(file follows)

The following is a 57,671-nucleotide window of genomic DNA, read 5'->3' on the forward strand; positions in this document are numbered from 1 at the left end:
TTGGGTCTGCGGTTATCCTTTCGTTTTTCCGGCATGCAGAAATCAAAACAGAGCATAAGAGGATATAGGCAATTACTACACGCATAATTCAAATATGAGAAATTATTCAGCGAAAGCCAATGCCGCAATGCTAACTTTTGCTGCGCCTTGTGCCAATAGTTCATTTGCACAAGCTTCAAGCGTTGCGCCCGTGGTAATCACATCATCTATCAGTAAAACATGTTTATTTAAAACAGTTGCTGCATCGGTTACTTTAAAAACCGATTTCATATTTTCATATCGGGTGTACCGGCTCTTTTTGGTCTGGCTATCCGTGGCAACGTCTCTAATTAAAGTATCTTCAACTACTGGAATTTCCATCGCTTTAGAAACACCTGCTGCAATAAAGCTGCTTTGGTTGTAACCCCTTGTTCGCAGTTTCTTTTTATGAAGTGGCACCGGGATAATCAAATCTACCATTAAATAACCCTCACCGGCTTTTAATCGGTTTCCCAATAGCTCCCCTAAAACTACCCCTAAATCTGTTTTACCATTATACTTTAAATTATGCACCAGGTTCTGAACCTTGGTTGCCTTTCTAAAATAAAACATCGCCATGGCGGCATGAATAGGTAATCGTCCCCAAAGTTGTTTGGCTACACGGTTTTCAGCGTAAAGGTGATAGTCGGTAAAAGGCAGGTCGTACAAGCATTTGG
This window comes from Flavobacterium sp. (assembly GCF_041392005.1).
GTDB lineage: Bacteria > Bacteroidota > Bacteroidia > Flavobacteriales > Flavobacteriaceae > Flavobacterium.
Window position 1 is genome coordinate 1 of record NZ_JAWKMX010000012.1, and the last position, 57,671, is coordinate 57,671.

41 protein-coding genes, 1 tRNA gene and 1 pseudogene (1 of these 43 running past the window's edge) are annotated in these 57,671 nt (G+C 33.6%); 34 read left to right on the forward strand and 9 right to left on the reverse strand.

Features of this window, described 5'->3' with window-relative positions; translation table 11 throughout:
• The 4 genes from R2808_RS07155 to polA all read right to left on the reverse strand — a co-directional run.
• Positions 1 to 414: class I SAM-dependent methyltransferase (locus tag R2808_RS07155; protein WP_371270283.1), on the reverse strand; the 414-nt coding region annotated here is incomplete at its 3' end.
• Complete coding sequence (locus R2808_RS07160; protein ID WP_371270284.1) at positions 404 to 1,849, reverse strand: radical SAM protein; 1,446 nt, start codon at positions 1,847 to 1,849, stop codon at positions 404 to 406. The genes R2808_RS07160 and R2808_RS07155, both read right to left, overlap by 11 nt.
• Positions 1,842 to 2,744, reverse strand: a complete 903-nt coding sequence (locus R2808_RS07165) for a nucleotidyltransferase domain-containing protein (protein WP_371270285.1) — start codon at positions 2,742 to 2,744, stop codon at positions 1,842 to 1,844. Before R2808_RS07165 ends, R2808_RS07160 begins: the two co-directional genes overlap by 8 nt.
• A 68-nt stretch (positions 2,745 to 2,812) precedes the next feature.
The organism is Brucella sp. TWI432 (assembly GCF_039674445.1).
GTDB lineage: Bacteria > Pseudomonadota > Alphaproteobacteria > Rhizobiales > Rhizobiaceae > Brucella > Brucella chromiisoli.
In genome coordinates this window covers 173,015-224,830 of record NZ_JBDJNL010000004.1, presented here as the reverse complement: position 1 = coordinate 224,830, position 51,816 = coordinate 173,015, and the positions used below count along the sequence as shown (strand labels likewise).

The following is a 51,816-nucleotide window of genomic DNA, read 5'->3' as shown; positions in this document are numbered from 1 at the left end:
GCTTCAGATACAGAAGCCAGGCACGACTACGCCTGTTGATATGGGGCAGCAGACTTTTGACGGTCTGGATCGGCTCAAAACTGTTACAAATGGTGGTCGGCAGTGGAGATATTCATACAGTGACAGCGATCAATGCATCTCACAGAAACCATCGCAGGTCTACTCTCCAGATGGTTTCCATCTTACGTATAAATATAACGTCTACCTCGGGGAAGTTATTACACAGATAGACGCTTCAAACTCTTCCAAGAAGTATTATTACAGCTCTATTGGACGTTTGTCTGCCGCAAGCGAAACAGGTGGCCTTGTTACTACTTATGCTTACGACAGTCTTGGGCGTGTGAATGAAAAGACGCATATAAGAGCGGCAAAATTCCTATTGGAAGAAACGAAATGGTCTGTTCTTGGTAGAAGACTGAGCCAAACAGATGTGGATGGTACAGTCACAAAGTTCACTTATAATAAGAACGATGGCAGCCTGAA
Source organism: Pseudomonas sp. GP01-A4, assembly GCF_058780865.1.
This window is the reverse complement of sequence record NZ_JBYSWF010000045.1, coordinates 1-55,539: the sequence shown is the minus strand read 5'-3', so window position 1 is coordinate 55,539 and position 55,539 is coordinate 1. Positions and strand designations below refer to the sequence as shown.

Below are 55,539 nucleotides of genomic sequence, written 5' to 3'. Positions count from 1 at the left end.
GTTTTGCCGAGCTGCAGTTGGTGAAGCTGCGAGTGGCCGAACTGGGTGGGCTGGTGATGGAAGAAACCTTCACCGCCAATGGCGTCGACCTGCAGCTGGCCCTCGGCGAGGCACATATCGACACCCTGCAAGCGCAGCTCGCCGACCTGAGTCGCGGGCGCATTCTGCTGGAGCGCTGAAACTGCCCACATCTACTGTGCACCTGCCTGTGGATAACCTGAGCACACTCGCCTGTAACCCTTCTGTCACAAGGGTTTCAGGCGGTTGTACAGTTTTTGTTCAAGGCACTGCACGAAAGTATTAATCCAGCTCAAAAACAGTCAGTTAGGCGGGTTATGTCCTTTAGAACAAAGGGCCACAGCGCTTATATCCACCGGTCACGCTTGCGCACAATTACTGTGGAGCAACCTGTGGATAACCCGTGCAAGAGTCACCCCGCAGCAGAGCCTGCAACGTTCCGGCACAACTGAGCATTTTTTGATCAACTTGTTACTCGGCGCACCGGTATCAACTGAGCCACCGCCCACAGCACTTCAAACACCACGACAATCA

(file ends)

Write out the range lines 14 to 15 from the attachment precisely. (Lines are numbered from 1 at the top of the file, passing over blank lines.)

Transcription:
GTDB lineage: Bacteria > Pseudomonadota > Alphaproteobacteria > Rhizobiales > Rhizobiaceae > Brucella > Brucella chromiisoli.
In genome coordinates this window covers 173,015-224,830 of record NZ_JBDJNL010000004.1, presented here as the reverse complement: position 1 = coordinate 224,830, position 51,816 = coordinate 173,015, and the positions used below count along the sequence as shown (strand labels likewise).